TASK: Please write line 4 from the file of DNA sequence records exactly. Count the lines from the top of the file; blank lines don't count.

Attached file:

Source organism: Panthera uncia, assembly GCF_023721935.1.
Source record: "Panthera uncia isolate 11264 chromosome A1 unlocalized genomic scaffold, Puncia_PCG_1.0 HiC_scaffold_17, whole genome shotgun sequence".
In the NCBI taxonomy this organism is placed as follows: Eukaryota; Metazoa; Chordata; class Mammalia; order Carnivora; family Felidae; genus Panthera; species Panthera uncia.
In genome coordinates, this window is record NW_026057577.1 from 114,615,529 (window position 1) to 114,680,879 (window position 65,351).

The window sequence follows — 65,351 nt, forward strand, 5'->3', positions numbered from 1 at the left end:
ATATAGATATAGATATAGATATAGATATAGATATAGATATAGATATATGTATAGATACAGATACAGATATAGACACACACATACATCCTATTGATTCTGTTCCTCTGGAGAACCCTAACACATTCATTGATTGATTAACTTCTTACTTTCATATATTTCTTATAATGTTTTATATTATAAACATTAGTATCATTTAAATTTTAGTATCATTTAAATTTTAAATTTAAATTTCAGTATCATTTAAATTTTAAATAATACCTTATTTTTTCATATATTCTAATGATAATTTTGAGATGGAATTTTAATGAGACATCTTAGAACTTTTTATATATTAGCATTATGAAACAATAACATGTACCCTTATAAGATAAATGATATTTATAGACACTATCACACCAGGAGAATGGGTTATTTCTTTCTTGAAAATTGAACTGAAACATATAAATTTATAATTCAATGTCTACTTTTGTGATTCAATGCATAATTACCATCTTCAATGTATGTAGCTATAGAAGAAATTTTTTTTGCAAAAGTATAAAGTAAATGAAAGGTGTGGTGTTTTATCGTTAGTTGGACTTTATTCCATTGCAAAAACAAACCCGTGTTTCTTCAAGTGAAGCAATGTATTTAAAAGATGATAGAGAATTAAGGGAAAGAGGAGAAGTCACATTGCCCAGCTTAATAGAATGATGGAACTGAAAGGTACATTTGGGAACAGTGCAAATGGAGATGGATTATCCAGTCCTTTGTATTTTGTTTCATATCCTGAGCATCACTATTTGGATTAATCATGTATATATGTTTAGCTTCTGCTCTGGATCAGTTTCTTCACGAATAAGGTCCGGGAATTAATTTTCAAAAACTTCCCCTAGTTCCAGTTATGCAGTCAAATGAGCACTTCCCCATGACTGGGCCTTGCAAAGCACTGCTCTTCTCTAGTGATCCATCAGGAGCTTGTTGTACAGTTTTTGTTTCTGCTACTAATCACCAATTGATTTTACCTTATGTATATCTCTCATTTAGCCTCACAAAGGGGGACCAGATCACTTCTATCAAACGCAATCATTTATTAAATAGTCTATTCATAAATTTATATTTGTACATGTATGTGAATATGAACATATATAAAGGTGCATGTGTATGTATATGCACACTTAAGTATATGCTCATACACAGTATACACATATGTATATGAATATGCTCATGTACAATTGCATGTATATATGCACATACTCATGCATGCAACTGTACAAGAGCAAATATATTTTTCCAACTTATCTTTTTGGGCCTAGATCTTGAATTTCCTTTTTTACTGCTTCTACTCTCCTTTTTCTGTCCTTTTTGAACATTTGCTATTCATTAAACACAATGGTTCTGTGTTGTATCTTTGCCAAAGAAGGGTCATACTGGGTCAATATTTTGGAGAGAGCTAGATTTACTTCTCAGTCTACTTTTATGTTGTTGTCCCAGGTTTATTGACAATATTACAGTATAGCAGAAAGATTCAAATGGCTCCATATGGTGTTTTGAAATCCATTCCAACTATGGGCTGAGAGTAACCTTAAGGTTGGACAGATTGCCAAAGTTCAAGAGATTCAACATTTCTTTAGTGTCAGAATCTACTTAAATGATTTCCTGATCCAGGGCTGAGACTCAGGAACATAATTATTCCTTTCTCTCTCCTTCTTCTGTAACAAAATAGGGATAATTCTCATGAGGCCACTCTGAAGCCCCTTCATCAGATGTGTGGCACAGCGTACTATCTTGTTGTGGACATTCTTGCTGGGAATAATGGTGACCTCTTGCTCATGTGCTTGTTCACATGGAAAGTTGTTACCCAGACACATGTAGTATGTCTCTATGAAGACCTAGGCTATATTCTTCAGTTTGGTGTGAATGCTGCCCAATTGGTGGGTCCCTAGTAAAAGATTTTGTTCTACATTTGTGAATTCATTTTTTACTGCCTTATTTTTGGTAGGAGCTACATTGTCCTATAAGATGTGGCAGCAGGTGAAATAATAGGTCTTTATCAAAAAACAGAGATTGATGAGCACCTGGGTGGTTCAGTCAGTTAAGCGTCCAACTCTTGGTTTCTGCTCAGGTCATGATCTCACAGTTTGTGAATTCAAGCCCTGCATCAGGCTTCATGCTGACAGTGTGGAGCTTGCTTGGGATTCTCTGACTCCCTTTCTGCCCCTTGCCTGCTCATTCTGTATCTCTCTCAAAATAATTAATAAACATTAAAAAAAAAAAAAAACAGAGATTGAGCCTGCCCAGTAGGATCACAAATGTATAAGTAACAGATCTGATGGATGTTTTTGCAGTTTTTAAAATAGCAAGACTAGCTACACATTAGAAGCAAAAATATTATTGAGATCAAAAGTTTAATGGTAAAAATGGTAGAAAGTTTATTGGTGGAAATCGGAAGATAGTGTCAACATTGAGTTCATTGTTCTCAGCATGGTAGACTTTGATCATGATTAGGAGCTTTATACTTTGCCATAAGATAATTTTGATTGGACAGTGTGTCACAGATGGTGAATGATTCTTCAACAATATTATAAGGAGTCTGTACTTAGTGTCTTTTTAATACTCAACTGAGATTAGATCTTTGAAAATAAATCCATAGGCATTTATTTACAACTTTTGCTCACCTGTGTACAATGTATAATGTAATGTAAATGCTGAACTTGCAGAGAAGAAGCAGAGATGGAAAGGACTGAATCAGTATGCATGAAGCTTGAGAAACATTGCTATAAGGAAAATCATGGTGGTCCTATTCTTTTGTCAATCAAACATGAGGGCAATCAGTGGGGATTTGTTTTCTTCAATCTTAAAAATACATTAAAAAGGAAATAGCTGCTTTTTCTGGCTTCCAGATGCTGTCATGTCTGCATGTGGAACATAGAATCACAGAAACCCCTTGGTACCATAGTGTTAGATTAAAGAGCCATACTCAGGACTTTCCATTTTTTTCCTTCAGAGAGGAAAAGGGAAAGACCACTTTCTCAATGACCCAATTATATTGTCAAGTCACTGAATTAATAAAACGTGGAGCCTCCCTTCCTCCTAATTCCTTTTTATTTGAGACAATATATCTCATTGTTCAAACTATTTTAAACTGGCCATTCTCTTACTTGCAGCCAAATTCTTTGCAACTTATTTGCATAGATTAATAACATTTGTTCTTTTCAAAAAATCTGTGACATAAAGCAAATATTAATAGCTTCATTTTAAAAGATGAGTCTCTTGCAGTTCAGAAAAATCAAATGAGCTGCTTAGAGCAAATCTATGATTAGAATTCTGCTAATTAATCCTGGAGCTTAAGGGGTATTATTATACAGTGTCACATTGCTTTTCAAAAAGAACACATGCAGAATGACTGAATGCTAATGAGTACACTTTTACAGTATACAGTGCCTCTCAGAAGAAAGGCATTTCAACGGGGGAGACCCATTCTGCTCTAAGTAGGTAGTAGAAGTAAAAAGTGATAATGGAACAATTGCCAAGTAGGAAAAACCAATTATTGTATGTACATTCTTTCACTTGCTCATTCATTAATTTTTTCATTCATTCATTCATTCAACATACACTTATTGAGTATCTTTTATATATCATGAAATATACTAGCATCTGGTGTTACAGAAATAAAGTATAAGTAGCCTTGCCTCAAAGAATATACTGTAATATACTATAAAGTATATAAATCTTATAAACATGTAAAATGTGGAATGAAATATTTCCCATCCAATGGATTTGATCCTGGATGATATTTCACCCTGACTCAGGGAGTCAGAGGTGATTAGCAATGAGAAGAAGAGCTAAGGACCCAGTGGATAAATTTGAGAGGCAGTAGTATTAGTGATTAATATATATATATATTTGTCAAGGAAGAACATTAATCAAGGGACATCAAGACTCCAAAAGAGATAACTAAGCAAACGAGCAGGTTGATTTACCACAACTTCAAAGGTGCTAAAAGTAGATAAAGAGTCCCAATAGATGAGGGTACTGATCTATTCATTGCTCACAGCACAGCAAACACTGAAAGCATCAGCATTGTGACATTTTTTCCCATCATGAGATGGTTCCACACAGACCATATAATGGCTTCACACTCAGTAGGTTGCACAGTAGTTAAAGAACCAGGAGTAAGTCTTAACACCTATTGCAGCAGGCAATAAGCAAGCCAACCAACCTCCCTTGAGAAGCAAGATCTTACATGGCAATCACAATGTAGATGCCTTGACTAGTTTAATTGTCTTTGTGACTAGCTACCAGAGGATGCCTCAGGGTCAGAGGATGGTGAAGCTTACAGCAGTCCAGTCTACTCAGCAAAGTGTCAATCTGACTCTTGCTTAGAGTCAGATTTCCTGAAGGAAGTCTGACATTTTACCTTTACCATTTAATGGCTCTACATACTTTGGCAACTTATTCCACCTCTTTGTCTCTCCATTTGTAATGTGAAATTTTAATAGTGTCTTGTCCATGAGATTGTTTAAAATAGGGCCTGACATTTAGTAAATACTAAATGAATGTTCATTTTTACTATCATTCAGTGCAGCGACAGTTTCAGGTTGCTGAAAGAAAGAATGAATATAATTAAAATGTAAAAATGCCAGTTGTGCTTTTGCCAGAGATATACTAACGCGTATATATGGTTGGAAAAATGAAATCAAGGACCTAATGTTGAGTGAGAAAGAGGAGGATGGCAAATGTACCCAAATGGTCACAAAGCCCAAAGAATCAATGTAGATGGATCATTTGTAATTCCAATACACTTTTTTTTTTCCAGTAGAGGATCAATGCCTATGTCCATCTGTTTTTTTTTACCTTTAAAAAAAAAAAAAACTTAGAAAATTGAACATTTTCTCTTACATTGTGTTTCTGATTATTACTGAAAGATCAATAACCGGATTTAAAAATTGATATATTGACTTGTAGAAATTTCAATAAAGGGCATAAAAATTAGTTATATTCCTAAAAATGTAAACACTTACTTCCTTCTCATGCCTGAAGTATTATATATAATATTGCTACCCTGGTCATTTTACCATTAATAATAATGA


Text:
In genome coordinates, this window is record NW_026057577.1 from 114,615,529 (window position 1) to 114,680,879 (window position 65,351).